Upon the successful implementation of the three courses, a decision was made to offer four additional online courses, including two newly developed ones for students from Kampong Som, Kampong Cham, Pailin and Banteay Meanchey provinces. This was done to consolidate the notion of distance education in Cambodia and to capitalize on the momentum gathered from the first courses offered. To support this second round of course offerings and to build the capacity of IIC to continue to offer online courses in the future, SDLEARN conducted an additional e-Learning Course Design and Facilitation online course for 24 IIC faculty members. The four courses subsequently implemented by IIC faculty and scholarships awarded are detailed in Table 2.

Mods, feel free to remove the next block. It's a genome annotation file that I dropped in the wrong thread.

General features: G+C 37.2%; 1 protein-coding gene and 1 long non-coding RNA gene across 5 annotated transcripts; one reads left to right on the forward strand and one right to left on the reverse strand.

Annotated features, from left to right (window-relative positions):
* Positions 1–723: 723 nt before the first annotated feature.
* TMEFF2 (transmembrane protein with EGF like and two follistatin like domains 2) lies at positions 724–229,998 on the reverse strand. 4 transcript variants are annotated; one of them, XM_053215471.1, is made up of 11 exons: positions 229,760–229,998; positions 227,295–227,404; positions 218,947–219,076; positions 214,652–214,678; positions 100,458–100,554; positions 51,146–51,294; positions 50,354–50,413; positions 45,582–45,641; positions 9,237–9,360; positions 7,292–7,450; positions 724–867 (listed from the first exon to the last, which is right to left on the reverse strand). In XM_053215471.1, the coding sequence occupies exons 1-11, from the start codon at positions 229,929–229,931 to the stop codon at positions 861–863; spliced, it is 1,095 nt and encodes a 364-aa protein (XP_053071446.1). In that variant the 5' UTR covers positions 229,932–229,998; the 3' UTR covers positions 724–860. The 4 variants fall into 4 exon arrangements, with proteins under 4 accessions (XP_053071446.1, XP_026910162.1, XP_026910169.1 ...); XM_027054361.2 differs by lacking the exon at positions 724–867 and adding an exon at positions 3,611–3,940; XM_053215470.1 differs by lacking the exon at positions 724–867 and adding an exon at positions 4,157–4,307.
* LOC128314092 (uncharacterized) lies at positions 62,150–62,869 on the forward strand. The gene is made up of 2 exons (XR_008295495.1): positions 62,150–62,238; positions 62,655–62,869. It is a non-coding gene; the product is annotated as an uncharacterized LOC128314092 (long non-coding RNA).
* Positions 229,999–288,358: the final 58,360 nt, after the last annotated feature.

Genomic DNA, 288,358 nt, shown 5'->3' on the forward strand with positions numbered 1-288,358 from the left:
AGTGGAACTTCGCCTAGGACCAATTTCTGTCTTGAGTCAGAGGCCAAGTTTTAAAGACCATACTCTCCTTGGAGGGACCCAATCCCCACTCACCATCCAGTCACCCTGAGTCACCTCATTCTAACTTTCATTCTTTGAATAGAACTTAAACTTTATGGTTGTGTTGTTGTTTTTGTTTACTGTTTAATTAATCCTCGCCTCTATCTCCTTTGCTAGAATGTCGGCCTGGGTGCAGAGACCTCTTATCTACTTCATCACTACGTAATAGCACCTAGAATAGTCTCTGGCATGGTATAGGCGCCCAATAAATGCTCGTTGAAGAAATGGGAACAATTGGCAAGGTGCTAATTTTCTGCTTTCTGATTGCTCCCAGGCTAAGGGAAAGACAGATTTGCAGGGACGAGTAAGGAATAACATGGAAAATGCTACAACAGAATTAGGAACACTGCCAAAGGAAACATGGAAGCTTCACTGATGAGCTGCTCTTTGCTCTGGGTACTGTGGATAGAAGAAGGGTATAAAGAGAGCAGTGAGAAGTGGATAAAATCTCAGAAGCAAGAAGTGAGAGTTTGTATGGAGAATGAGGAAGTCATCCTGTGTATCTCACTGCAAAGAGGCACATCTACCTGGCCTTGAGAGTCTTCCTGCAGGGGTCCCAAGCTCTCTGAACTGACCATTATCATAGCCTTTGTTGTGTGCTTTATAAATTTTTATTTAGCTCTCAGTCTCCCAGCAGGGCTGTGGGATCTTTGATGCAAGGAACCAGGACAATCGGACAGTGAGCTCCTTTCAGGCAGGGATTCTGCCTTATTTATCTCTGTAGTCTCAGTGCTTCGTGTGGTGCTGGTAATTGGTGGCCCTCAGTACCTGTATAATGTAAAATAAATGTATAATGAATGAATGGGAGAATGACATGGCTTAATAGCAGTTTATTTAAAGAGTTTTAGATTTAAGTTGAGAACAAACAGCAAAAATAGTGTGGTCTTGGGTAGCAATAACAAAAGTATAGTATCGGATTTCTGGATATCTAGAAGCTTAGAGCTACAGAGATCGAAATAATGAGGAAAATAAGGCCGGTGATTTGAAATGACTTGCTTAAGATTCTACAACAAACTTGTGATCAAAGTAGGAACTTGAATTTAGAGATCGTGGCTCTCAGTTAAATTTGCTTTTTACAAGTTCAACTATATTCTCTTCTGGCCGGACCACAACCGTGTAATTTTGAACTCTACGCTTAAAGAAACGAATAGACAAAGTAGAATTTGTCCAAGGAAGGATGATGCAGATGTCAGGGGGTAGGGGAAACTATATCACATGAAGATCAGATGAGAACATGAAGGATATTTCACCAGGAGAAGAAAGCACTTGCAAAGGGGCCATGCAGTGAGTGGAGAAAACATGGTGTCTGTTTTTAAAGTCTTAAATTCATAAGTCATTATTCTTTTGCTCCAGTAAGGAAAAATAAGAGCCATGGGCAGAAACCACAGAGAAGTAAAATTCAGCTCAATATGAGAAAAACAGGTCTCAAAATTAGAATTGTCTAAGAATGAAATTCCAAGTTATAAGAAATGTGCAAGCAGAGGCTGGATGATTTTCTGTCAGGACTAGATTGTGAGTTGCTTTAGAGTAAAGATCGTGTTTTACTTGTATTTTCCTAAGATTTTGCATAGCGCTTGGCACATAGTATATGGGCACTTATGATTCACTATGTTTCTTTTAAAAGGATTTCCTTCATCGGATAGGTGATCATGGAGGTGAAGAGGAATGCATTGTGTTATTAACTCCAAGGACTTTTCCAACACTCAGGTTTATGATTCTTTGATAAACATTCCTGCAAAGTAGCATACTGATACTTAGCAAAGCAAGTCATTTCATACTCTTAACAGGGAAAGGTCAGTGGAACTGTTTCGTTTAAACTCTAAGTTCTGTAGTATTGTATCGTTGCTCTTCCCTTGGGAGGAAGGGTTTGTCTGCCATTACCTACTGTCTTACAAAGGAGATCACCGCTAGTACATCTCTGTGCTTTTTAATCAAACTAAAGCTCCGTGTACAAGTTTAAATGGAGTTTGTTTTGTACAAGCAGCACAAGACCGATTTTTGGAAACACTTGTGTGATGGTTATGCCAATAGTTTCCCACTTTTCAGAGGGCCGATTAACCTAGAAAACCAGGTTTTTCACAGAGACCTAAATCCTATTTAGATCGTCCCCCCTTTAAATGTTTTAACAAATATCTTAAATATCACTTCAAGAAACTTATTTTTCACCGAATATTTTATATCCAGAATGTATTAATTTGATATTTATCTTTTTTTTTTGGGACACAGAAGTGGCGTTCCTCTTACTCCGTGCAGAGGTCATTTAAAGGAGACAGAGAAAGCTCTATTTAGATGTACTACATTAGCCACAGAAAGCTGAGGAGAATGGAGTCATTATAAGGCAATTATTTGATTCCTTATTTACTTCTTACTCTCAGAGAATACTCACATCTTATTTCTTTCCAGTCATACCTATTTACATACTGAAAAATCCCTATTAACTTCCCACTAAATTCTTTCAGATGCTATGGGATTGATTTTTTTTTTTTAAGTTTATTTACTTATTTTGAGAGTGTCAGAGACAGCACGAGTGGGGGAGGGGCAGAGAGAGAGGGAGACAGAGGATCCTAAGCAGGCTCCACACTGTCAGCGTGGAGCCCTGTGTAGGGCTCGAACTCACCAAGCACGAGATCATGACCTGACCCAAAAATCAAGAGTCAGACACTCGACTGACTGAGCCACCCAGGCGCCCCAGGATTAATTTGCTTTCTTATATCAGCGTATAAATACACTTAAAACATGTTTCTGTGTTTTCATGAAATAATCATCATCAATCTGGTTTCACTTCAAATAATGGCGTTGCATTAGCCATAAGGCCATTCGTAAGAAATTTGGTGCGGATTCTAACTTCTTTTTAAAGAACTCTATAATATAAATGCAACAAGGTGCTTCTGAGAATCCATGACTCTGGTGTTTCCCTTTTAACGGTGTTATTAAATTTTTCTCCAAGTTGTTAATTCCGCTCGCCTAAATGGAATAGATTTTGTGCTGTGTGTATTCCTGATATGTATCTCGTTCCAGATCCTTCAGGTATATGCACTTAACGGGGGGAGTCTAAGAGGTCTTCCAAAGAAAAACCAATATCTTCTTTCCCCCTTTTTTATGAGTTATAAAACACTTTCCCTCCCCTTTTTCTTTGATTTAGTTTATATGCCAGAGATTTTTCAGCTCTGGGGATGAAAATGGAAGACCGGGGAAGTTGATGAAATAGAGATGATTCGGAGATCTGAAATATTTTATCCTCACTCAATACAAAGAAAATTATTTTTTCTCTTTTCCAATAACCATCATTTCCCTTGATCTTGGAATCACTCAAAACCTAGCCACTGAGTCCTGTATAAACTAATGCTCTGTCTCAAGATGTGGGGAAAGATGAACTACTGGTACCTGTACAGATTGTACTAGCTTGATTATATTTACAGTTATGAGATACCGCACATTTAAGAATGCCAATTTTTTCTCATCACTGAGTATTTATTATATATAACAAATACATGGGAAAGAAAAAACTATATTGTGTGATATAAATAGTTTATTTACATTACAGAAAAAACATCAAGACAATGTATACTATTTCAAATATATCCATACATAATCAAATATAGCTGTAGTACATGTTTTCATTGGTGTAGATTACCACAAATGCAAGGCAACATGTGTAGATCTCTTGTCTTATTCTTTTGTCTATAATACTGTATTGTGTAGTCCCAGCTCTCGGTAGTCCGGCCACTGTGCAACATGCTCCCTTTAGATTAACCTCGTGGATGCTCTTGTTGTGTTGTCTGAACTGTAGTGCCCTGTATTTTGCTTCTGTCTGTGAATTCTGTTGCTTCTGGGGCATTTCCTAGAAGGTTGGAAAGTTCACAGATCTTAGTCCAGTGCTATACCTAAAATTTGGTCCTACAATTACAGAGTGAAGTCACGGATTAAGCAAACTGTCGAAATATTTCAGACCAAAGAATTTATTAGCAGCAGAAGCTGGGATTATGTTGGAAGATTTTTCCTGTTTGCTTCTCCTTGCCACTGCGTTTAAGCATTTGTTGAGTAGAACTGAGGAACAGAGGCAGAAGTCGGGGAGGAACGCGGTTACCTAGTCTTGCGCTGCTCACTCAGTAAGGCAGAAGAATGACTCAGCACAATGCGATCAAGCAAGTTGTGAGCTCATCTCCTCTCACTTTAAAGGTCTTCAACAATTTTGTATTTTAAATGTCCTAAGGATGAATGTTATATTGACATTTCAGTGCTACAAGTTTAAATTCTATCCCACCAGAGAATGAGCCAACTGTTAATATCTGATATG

Table 2. Second Round Scholarship Distribution by Course and Gender

Based on experience gained during the implementation of the first round of courses, a number of adjustments were made in the way the second round was conducted. Promotional and recruitment activities were expanded and targeted at potential candidates who better fit the profile of successful students. These were identified as women, recent high school graduates and people not fully employed. The orientation program was also extended to one week to better prepare students for the online learning. Students were given a longer time to practice typing in Khmer Unicode with the Khmer keyboard and get accustomed to the LMS. Another activity added was the training of CIC staff to provide them the necessary skills and knowledge to better support the students. This was done in recognition of the important role that they played in keeping the students motivated and on-track in the online courses.